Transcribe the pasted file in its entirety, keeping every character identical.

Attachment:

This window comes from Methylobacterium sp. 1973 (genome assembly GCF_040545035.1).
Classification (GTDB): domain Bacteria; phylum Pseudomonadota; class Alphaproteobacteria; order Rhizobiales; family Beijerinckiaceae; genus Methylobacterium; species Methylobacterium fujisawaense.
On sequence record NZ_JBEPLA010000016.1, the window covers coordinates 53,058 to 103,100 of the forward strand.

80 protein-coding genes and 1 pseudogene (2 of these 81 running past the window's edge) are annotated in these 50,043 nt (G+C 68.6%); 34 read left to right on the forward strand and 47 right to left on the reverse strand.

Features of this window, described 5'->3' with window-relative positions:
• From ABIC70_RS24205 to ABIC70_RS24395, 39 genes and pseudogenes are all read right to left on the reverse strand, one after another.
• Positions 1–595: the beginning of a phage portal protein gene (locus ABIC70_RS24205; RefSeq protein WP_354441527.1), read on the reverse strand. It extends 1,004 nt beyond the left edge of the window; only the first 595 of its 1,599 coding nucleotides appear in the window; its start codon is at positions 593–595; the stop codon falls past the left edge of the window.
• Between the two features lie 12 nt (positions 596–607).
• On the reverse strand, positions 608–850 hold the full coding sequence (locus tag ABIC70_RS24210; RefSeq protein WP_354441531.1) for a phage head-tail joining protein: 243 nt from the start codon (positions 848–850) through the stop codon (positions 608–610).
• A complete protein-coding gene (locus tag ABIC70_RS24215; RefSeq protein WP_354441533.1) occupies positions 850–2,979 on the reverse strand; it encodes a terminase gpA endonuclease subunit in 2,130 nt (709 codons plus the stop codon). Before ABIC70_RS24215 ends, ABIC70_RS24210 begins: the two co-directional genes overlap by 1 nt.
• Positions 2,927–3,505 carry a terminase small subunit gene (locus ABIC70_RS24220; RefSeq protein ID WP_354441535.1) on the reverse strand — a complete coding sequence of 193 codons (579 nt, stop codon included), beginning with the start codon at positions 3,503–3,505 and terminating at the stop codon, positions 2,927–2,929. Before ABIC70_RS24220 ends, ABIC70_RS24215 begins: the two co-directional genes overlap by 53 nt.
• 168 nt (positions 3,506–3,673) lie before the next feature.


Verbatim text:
This window comes from Methylobacterium sp. 1973 (genome assembly GCF_040545035.1).
Classification (GTDB): domain Bacteria; phylum Pseudomonadota; class Alphaproteobacteria; order Rhizobiales; family Beijerinckiaceae; genus Methylobacterium; species Methylobacterium fujisawaense.
On sequence record NZ_JBEPLA010000016.1, the window covers coordinates 53,058 to 103,100 of the forward strand.

80 protein-coding genes and 1 pseudogene (2 of these 81 running past the window's edge) are annotated in these 50,043 nt (G+C 68.6%); 34 read left to right on the forward strand and 47 right to left on the reverse strand.

Features of this window, described 5'->3' with window-relative positions:
• From ABIC70_RS24205 to ABIC70_RS24395, 39 genes and pseudogenes are all read right to left on the reverse strand, one after another.
• Positions 1–595: the beginning of a phage portal protein gene (locus ABIC70_RS24205; RefSeq protein WP_354441527.1), read on the reverse strand. It extends 1,004 nt beyond the left edge of the window; only the first 595 of its 1,599 coding nucleotides appear in the window; its start codon is at positions 593–595; the stop codon falls past the left edge of the window.
• Between the two features lie 12 nt (positions 596–607).
• On the reverse strand, positions 608–850 hold the full coding sequence (locus tag ABIC70_RS24210; RefSeq protein WP_354441531.1) for a phage head-tail joining protein: 243 nt from the start codon (positions 848–850) through the stop codon (positions 608–610).
• A complete protein-coding gene (locus tag ABIC70_RS24215; RefSeq protein WP_354441533.1) occupies positions 850–2,979 on the reverse strand; it encodes a terminase gpA endonuclease subunit in 2,130 nt (709 codons plus the stop codon). Before ABIC70_RS24215 ends, ABIC70_RS24210 begins: the two co-directional genes overlap by 1 nt.
• Positions 2,927–3,505 carry a terminase small subunit gene (locus ABIC70_RS24220; RefSeq protein ID WP_354441535.1) on the reverse strand — a complete coding sequence of 193 codons (579 nt, stop codon included), beginning with the start codon at positions 3,503–3,505 and terminating at the stop codon, positions 2,927–2,929. Before ABIC70_RS24220 ends, ABIC70_RS24215 begins: the two co-directional genes overlap by 53 nt.
• 168 nt (positions 3,506–3,673) lie before the next feature.